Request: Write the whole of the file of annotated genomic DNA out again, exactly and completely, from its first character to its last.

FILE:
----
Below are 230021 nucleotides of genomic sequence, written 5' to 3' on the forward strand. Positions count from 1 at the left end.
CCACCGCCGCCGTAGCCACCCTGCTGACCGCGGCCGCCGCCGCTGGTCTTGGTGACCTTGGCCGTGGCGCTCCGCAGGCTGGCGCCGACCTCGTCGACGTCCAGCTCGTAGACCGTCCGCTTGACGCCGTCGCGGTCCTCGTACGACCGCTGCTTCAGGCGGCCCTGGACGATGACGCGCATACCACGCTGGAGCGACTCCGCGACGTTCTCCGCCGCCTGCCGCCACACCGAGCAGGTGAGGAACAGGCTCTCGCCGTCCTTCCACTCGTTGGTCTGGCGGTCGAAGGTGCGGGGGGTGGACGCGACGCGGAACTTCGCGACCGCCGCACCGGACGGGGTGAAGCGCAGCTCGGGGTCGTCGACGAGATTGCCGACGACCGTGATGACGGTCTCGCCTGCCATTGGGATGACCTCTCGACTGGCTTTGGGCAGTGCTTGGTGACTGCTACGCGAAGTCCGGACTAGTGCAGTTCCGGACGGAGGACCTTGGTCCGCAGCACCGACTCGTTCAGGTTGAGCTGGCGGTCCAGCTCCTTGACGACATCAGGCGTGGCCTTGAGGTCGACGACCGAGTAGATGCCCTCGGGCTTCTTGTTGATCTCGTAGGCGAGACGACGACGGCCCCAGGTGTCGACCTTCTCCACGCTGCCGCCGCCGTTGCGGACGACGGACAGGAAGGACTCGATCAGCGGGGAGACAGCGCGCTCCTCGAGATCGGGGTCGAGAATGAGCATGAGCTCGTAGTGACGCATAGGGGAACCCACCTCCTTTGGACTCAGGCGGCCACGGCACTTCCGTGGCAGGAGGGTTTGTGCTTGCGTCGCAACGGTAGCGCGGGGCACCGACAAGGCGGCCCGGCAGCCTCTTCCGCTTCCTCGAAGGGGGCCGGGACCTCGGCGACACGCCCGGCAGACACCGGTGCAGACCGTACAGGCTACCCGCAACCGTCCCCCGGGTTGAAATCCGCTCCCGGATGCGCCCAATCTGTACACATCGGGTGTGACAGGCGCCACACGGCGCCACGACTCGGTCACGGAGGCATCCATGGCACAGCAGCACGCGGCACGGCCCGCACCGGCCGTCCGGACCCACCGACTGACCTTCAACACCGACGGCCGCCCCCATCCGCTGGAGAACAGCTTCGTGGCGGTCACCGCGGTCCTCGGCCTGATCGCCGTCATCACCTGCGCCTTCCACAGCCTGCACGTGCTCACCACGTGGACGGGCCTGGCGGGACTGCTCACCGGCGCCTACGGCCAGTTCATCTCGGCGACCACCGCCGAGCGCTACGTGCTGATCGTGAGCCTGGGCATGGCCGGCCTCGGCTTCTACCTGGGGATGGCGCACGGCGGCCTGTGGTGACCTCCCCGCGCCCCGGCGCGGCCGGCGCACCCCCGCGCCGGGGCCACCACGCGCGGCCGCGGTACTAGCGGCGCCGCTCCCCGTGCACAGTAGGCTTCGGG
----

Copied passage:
Below are 230021 nucleotides of genomic sequence, written 5' to 3' on the forward strand. Positions count from 1 at the left end.
CCACCGCCGCCGTAGCCACCCTGCTGACCGCGGCCGCCGCCGCTGGTCTTGGTGACCTTGGCCGTGGCGCTCCGCAGGCTGGCGCCGACCTCGTCGACGTCCAGCTCGTAGACCGTCCGCTTGACGCCGTCGCGGTCCTCGTACGACCGCTGCTTCAGGCGGCCCTGGACGATGACGCGCATACCACGCTGGAGCGACTCCGCGACGTTCTCCGCCGCCTGCCGCCACACCGAGCAGGTGAGGAACAGGCTCTCGCCGTCCTTCCACTCGTTGGTCTGGCGGTCGAAGGTGCGGGGGGTGGACGCGACGCGGAACTTCGCGACCGCCGCACCGGACGGGGTGAAGCGCAGCTCGGGGTCGTCGACGAGATTGCCGACGACCGTGATGACGGTCTCGCCTGCCATTGGGATGACCTCTCGACTGGCTTTGGGCAGTGCTTGGTGACTGCTACGCGAAGTCCGGACTAGTGCAGTTCCGGACGGAGGACCTTGGTCCGCAGCACCGACTCGTTCAGGTTGAGCTGGCGGTCCAGCTCCTTGACGACATCAGGCGTGGCCTTGAGGTCGACGACCGAGTAGATGCCCTCGGGCTTCTTGTTGATCTCGTAGGCGAGACGACGACGGCCCCAGGTGTCGACCTTCTCCACGCTGCCGCCGCCGTTGCGGACGACGGACAGGAAGGACTCGATCAGCGGGGAGACAGCGCGCTCCTCGAGATCGGGGTCGAGAATGAGCATGAGCTCGTAGTGACGCATAGGGGAACCCACCTCCTTTGGACTCAGGCGGCCACGGCACTTCCGTGGCAGGAGGGTTTGTGCTTGCGTCGCAACGGTAGCGCGGGGCACCGACAAGGCGGCCCGGCAGCCTCTTCCGCTTCCTCGAAGGGGGCCGGGACCTCGGCGACACGCCCGGCAGACACCGGTGCAGACCGTACAGGCTACCCGCAACCGTCCCCCGGGTTGAAATCCGCTCCCGGATGCGCCCAATCTGTACACATCGGGTGTGACAGGCGCCACACGGCGCCACGACTCGGTCACGGAGGCATCCATGGCACAGCAGCACGCGGCACGGCCCGCACCGGCCGTCCGGACCCACCGACTGACCTTCAACACCGACGGCCGCCCCCATCCGCTGGAGAACAGCTTCGTGGCGGTCACCGCGGTCCTCGGCCTGATCGCCGTCATCACCTGCGCCTTCCACAGCCTGCACGTGCTCACCACGTGGACGGGCCTGGCGGGACTGCTCACCGGCGCCTACGGCCAGTTCATCTCGGCGACCACCGCCGAGCGCTACGTGCTGATCGTGAGCCTGGGCATGGCCGGCCTCGGCTTCTACCTGGGGATGGCGCACGGCGGCCTGTGGTGACCTCCCCGCGCCCCGGCGCGGCCGGCGCACCCCCGCGCCGGGGCCACCACGCGCGGCCGCGGTACTAGCGGCGCCGCTCCCCGTGCACAGTAGGCTTCGGG